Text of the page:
Short sale properties are sold for less than what’s owed on the mortgage loan. It’s a provision for homeowners who can’t afford their mortgage payment, and it’s a way for these borrowers to avoid foreclosure.
A short sale can also be advantageous for buyers. These properties are sometimes cheaper, so you can buy more house for your money—but don’t get excited too quickly. Whether you’re a buyer or a seller, there are definitely some reasons to stop and consider if you want to go down the path of the short sale.
Buying a short sale home
Short sales are often fixer-uppers
Short sales are sold as-is, and in many cases, these homes need a lot of work. Because the previous owner had financial hardships, he probably didn’t have resources to keep up with home maintenance and repairs.
From a price point, a short sale can be an excellent deal, but you’ll need money to improve the interior and exterior of the home. This includes updating the kitchen and bathrooms, replacing the flooring, painting the walls and making other structural improvements. It’s the perfect property if you don’t mind some renovations, but if you’re looking for a move-in ready property, a short sale may not be the right property for you.
Not every house qualifies for a short sale
Some home sellers and real estate agents don’t fully understand how short sales work, and they might list the house as a short sale before getting permission from the bank.
Before bidding on a short sale, speak with your real estate agent so he can confirm that the seller’s bank is aware of the situation. There are rules for short selling a property. For example, the seller must prove there’s some sort of financial hardship, and they must have defaulted on their mortgage loan. Additionally, a seller cannot request a short sale if he’s filed bankruptcy. Don’t waste time bidding on a property that doesn’t meet a lender’s short sale qualifications.
Short sales have a lengthy approval time
Even if you’re pre-approved for a mortgage and ready to purchase, you’ll need to be patient. Buying a short sale takes longer than buying other properties. With a non-short sale property, you can realistically close within two to four weeks. Since there’s a lot of back-and-forth and red tape with short sales, it can take as long as 90 days to purchase these homes—that’s if the bank approves the sale. At the end of the day, you need the lender’s approval, and the bank can decide at the last minute not to approve a short sale, putting you back at square one.
Selling a short sale home
Short sales produce potential tax problems
What many people don’t realize is that if your lender allows you to sell your home at a loss, you may be liable for taxes on the losses incurred by the lender. The IRS considers a short sale loan forgiveness. Loan forgiveness is considered debt discharge income (DDI), and DDI is taxable.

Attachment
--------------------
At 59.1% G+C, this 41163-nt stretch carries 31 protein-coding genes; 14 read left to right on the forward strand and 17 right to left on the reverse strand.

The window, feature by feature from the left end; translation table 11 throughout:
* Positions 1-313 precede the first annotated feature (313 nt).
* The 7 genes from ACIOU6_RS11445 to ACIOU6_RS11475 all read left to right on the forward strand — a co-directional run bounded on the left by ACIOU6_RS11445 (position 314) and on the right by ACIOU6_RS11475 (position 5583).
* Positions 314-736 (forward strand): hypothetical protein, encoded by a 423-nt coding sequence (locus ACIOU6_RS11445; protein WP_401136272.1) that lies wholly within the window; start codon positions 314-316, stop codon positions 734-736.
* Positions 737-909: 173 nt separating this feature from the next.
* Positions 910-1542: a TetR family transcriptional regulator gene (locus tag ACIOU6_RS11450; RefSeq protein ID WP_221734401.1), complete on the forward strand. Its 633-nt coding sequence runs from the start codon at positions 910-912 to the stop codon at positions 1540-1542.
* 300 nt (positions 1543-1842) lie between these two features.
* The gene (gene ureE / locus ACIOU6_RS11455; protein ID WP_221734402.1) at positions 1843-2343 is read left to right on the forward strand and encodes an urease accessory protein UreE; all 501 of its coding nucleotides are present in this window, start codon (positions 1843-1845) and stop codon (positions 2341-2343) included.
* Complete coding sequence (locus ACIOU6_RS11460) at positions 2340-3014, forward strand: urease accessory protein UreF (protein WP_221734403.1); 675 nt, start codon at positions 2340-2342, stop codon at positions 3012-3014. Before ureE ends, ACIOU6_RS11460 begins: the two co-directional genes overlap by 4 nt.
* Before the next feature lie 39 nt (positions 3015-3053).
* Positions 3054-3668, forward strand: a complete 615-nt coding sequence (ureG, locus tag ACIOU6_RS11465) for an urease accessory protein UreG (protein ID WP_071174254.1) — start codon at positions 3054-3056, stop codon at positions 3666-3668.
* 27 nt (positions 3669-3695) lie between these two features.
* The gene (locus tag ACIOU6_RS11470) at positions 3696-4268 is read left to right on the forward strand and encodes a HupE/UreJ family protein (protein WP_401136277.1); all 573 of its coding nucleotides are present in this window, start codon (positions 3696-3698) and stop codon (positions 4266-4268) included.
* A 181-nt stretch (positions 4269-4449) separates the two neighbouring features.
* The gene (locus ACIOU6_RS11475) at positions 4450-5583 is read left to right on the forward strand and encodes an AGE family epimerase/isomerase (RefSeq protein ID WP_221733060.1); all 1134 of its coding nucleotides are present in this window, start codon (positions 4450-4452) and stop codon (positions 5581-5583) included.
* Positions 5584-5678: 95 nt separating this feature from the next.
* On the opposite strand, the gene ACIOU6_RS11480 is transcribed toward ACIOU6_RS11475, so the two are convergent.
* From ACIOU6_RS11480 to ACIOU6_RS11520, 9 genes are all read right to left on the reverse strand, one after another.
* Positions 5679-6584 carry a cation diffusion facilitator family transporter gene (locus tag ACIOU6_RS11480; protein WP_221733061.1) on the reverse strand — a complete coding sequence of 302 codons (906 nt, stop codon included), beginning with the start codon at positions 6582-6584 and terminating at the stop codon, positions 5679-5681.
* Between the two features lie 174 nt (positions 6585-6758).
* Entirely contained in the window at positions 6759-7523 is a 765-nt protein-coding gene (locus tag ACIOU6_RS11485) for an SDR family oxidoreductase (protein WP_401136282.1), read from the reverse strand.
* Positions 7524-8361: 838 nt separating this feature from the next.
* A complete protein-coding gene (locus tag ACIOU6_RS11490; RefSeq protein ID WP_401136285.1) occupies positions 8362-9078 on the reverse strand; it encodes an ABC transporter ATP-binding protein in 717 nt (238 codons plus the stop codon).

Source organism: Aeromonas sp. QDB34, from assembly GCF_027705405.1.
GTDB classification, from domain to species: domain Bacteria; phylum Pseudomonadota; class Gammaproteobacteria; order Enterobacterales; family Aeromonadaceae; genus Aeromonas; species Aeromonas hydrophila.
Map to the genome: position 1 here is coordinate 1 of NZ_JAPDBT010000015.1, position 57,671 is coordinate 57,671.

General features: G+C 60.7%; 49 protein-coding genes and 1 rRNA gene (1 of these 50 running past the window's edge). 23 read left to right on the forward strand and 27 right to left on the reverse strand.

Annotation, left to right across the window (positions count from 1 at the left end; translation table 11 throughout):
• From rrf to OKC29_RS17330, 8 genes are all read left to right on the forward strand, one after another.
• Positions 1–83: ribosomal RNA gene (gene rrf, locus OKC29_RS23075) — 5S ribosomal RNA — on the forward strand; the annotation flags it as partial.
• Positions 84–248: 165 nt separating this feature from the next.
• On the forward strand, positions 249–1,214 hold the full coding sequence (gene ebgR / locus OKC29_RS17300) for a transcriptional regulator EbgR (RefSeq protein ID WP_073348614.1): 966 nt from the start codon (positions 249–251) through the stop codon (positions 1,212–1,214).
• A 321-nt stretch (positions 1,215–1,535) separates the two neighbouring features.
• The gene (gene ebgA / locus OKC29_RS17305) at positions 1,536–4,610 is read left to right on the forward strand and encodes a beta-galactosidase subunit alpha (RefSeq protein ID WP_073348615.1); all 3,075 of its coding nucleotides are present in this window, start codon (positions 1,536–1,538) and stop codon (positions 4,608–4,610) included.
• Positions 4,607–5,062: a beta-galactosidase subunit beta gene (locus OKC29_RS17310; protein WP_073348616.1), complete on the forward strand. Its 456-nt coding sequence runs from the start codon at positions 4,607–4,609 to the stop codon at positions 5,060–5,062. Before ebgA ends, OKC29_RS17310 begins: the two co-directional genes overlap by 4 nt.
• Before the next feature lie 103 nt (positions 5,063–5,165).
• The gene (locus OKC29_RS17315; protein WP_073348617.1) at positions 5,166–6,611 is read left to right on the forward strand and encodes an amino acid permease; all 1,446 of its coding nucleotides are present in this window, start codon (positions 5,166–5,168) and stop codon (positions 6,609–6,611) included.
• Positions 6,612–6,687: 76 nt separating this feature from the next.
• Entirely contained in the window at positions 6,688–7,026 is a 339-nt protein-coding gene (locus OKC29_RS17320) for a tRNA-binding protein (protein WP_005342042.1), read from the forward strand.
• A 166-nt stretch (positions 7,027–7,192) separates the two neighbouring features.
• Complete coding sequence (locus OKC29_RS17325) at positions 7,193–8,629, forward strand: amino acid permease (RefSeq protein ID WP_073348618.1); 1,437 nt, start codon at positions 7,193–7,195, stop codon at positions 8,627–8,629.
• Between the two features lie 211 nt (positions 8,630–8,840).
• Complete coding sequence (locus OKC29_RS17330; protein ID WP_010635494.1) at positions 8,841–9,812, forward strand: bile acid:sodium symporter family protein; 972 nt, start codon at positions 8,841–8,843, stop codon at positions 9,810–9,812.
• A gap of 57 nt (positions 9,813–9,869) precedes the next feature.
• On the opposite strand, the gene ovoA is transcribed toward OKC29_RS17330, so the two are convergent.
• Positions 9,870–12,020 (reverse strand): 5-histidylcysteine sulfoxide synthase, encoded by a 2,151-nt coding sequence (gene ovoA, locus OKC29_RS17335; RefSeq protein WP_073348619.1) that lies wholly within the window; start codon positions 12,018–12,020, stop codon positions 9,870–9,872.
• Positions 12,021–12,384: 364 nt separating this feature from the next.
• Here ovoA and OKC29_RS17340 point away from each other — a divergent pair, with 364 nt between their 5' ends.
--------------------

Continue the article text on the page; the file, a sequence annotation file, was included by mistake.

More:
If a lender forgives more than $600 of principal, they might send you and the IRS a 1099-c form, and you are required to report the loss as income. In many cases whether you have a tax liability or not will depend upon your lender. Some lenders will report the DDI to the IRS, others will not.
In addition to DDI, there can be other tax implications with a short sale
Take for example the case of someone who bought a $100,000 home. The market did well and the property increased in value to $125,000. At the peak, the borrower taps the home’s equity and took out a second mortgage for $50,000. Now the borrower has a house worth $125,000 and $150,000 worth of mortgages (first and second).
The market stagnates and they sell the house in a short sale for $125,000. For tax purposes, they have actually made $25,000, despite being $25,000 shy of breaking even on their mortgages. This is because the sales price exceeds the tax basis of the home. Mortgage debts do not factor into gain-on-sale calculations. This is in addition to the taxes that must be paid on $25,000 worth of DDI. It is possible that the $25,000 gain may be excluded from taxes as a result of the federal home sale gain exclusion tax break.
Now take the example of a person who purchased a home (to be their primary residence) for $100,000, the market improves and the house appreciates to $125,000. The homeowner borrows $50,000 against their home equity, and now has $150,000 worth of mortgage debt. Then the market declines and the house is worth $75,000 and is sold in a short sale. The borrower is left with $50,000 worth of DDI, but they have also incurred a $25,000 loss on the property. The borrower may not deduct the loss. This is because you may only claim losses on investment or business properties, not principal residences.
There are some circumstances where DDI can be exempt from taxes. If the debt write-off is deemed a gift, discharged in bankruptcy, or you were insolvent (have debts that are in excess of your assets) at the time the lender forgave your debt, your DDI may be exempt from taxes.
Consult an accountant, lawyer, and mortgage professional when undertaking a short sale
There are many benefits, but some downsides associated with short sales. In addition to DDI taxes, increasing numbers of banks are making the borrower sign a promissory note for the lender’s losses or agreements that allow the bank to pursue the borrower for deficiency when selling a home in a short sale.
If you’re not in a hurry to purchase a home, a short sale might be the answer. On the other hand, if you’re looking for a quick and simple sale, and if you don’t have the patience for a lot of back-and-forth negotiations with the mortgage lender, you might do better skipping a short sale and buying a traditional listing.